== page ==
After 1942. This order authorized the Secretary of War

After the bombing of Pearl Harbor, PresidentFranklin D. Roosevelt signed Executive Order 9066 onFebruary 19, 1942.  This order authorized the Secretary of War to prescribe certain areas asmilitary zones, making way for the incarceration of JapaneseAmericans, German Americans and Italian Americans to concentration campslocated within the United States.These Internment Camps duringWorld War II were a blight on US history.

Many know the stories of how theJapanese were treated here in the United States during World War II. In factPresident Bill Clinton passed the Civil Liberties act in 1988 and issued apublic apology to the Japanese Americans and compensated the victims and theirfamilies.  It has long been an historical misconception thatExecutive Order 9066 applied only to Japanese and Japanese-Americans living inthe western states. This was not true well at least not at first. Why was the story of the Italian Americanslost and not as relevant as the Japanese. In high school I read about theJapanese and what happened to their civil liberties during WWII but not onemention of what the Italian “enemy aliens” had to endure in any history book. Inorder to not repeat history we must acknowledge and learn from our past.

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It wasas though the Italians were shamed to keep quiet.  The stigma of Shame, a cultural Omerta alongwith the rush to Americanize and assimilate are variables on why the atrocitiesItalian Americans endured during World War II went unnoticed.              Italian Americansalong with the German and Japanese Americans came to this country in droves toescape poverty many with dreams of a better life for their families. Accordingto the United States Census between 1880 and 1950 about  4 million Italiansemigrated to the United States half ofthem between 1900 and 1910 alone which was known as the  2nd great immigration stream. Themajority of Italians were fleeing rural poverty in Southern Italy and Sicily. Sicilian Immigrants such asmy Great grandparents Giuseppe and Margherita Di Mauro came through the UnitedStates during this time with their families.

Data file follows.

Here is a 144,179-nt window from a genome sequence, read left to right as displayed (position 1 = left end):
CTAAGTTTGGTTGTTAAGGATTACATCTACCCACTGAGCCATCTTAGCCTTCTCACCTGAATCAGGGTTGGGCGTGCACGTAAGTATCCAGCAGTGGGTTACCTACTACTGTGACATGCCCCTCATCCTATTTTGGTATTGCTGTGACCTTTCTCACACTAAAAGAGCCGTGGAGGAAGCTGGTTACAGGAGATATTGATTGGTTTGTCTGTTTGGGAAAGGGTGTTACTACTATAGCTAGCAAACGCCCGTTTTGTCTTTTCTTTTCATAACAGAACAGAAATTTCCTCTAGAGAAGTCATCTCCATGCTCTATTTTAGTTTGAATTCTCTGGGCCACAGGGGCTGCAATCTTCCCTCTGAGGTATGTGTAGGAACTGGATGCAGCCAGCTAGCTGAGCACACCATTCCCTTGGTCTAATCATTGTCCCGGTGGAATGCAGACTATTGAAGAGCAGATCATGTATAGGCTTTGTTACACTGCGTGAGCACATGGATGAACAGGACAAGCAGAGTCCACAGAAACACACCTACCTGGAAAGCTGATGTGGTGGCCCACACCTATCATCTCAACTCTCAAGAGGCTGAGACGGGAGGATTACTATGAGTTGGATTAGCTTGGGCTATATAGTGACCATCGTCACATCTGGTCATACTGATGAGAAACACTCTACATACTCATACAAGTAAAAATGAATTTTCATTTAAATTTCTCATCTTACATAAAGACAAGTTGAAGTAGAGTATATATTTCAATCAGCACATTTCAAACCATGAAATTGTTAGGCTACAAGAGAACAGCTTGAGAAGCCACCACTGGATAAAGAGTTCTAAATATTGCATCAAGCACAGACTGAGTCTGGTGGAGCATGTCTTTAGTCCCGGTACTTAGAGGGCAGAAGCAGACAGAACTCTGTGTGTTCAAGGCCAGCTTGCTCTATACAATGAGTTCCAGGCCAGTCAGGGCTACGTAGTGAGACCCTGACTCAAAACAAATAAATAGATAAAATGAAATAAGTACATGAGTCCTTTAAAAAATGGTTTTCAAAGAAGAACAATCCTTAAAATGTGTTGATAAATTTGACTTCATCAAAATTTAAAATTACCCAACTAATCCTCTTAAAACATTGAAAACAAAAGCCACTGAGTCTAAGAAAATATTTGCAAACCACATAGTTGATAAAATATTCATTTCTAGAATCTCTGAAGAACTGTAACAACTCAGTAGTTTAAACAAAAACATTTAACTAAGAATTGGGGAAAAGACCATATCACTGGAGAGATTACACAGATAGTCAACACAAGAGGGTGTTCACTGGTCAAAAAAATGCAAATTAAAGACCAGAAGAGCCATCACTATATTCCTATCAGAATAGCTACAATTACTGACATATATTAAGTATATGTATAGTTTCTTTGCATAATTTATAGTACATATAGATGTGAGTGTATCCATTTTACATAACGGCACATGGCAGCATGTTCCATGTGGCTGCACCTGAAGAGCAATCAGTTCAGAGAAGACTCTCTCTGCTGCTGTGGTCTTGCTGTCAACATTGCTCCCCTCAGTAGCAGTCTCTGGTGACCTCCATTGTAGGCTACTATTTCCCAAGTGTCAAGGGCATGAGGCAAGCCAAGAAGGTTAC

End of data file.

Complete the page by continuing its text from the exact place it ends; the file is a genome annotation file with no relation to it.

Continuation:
They came through Ellis Islandwith the hopes and dreams of a better life.  As they left their homeland along with theirpassport, Italian immigrants head to America were given this passage.”WhatIt Means To Be Italian …The immigrant should never abandon his feeling of thevalue of being Italian… Keep alive , at all times, the use of your mothertongue and the practice of your own institutions; bring up your children in a lovefor your fatherland and teach them the language, history and geography ofItaly. And evenif youassume the nationality of the country in which you settled, never deny andnever forget the subline moral inheritance of your ancestors and transmit toyour descendants the sacred flame of love of the distant fatherland. Thus willyou ever remain a true son of that world-extensive and strong Italy. LongLive Italy, Forever.” (Radin) These immigrants receivedthis excerpt along with their passports to serve as a reminder that “spaceand time placed no limit on their loyalty to the homeland.” (Rudin) My Family members came to UnitedStates in the late 1880’s and settled in New York and as they began to work andprogress forward many family members from Sicily joined them.

 My Great Uncle Joe met his wife and decided to travel and live inCalifornia. Joe was my great Grandfather’s older sibling. He decided to live onthe coast and worked on the bay in San Francisco as a fisherman. At thestart of the war, Italian-Americans represented this nation’s largest group offoreign-born residents. There were five million of them, and all but the600,000 had become citizens. My  great grandparents like manywere not naturalized before World War II.

The EO 9066 was the catalyst why my greatgrandfather Giuseppe naturalized in 1944 so that he would never have to endurethe humiliation and future injustices that had occurred.  In 1941 only, forty two and a halfpercent of all the Italianimmigrants living in the United States had not gotten their US citizenships. In California, more than halfremained not naturalized.  At thestart of the war, Italian-Americans represented this nation’s largest group offoreign-born residents. There were five million of them, and all but the600,000 had become citizens.

Curfews and confiscations were imposed on membersof this group within hours after Pearl Harbor, even before war was declared onItaly.  Noted historian Stephen Fox exclaimed that in the early months of the war,Lieutenant General John L. De Witt, a general of the Fourth Army and WesternDefense Command in San Francisco, included all “enemy aliens” –Italians and Germans, along with the Japanese.  After Pearl Harbor and within “Less than twoweeks later, General DeWitt was recommending that all enemy aliens 14 years ofage and older be removed to the interior.” (Fox) DeWitt was very paranoidabout spying by enemy nationals and pushed for the forced relocation of all”enemy aliens.” The Japanese relocation during World War II hasbecome so widely publicized in the media that it has overshadowed the lesser plightof Italian and German immigrants during the War.  It has been literally forgotten by history andin many cases denied as untrue.